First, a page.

Environmental Protection Agency leader Scott Pruitt made a quiet visit to Boise Tuesday, to sign a new agreement between his agency and the state of Idaho.
More than two dozen protesters gathered outside chanting and holding signs that read things like, "Pruitt, polluter in chief," and "Protect our water."
Pruitt was joining Idaho Governor Butch Otter at the statehouse to laud the transfer of a Clean Water Act program that regulates pollution in lakes or streams. Pruitt cheered the transfer of power from the EPA to the state. He says a “one-size-fits-all” approach to water management doesn’t work.
"The water quality issues in Utah—the second-most dry state in the nation—are different than the water quality issues in Idaho," Pruitt says.
Over the next four years, Idaho will take over a federal program called the National Pollutant Discharge Elimination System. A business or entity that discharges pollutants into rivers, streams or other water is required to have a NPDES permit. For example, a technology company that discharges chemical waste or a food processing plant that releases agricultural material into a river would need a regulatory permit through the program.
It’s common for states to administer these polluter permits—in fact, before this, Idaho was one of only four states that did not have control of the permit program. The state of Idaho has been seeking this regulatory authority since 2014.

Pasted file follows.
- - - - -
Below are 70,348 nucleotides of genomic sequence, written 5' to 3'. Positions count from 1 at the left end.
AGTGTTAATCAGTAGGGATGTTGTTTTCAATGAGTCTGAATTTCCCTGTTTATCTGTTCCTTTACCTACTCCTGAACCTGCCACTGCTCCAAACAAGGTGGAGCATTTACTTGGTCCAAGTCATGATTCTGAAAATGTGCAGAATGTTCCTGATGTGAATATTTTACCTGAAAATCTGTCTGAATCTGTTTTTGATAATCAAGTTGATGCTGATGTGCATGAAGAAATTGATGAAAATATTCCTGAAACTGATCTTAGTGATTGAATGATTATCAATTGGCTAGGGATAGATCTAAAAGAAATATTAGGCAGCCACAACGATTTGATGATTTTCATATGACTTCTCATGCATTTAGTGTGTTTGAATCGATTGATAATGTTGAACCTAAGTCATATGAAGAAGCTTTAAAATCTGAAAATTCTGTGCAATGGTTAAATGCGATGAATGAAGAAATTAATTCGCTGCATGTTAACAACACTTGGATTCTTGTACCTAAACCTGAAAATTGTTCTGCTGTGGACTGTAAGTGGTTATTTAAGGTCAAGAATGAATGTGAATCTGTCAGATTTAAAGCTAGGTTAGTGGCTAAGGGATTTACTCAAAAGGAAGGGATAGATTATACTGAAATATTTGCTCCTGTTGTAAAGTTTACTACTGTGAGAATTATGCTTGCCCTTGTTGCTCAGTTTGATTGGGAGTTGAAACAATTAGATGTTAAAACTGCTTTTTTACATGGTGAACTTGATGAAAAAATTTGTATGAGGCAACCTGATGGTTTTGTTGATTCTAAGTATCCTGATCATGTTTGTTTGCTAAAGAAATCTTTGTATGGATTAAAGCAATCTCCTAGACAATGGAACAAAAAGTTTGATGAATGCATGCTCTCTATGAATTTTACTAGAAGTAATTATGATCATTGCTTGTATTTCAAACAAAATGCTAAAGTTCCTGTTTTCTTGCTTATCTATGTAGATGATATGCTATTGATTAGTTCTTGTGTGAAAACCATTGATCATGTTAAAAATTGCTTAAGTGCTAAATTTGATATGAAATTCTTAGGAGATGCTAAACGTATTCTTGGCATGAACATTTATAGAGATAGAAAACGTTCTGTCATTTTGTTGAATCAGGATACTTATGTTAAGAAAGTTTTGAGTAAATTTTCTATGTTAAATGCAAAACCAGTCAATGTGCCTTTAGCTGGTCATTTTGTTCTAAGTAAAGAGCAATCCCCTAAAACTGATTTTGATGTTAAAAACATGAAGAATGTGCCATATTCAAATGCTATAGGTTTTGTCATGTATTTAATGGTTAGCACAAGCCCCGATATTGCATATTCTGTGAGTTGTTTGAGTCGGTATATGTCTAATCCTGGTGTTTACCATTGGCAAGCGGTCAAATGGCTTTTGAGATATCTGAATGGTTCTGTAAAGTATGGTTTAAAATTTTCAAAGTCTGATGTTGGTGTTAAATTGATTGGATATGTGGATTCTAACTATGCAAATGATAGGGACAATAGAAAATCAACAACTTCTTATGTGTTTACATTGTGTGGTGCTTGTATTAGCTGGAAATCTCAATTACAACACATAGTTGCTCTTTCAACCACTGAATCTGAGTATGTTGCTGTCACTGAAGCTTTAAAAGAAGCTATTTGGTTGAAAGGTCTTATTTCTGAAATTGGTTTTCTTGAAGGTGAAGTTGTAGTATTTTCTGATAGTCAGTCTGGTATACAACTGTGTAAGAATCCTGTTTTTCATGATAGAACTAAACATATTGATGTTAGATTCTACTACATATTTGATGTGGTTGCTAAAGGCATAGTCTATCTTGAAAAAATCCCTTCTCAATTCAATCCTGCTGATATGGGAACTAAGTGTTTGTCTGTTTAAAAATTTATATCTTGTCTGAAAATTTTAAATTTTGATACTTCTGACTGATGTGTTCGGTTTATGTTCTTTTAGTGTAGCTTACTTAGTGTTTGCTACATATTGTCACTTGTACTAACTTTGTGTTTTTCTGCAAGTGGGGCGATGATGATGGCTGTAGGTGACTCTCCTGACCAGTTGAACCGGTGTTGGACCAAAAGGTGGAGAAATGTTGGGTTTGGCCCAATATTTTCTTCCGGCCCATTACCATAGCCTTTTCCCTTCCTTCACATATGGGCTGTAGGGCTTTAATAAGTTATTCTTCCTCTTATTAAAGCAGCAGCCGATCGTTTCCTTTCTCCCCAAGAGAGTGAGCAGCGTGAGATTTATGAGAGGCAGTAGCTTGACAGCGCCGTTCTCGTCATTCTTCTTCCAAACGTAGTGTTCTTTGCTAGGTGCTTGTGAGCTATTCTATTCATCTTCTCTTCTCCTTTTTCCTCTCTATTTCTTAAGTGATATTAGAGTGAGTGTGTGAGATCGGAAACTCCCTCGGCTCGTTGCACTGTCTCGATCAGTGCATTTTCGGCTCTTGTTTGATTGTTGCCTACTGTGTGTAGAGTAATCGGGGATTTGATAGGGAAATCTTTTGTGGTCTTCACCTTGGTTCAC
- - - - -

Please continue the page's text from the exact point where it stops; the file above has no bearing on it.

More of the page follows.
State regulators say the Idaho-run program will allow for more “local knowledge” and a “streamlined timeline for issuing permits.” The Idaho’s Department of Environmental Quality issued a press release that says that “protective, substantive permitting requirements will remain.” State-run NPDES programs do have to adhere to the same federal clean water standards as those run by the EPA.
Most protesters didn't object to the transfer of the program, but were rather there to criticize Pruitt's actions on climate change, government science and vehicle emissions.
Therese Etoka, a senior at Boise High School, says she came to the protest as a member of the Climate Justice league, a student group affiliated with the Idaho chapter of the Sierra Club. She heard about Pruitt's visit through Facebook and quickly put the word out to her friends.
"Scott Pruitt's presence in Idaho does not represent who we are," she says. "Using taxpayer money to fund what he would like and destroy our lands—that's what really pushed me to be here. We do not want him here."
Morty Prisament came to the protest with his wife, who's involved with environmental activism in Boise. He says he especially dislikes how Pruitt avoided questions from the public.
"That's really horrible to act like that as a high-level government official," he says.
Pruitt spoke publicly for about two minutes before scooting out a side door without answering any reporter questions or responding to the protests.
Copyright 2018 Boise State Public Radio
This story was produced by the Mountain West News Bureau, a collaboration between Wyoming Public Media, Boise State Public Radio in Idaho, Yellowstone Public Radio in Montana, KUER in Salt Lake City and KRCC and KUNC in Colorado.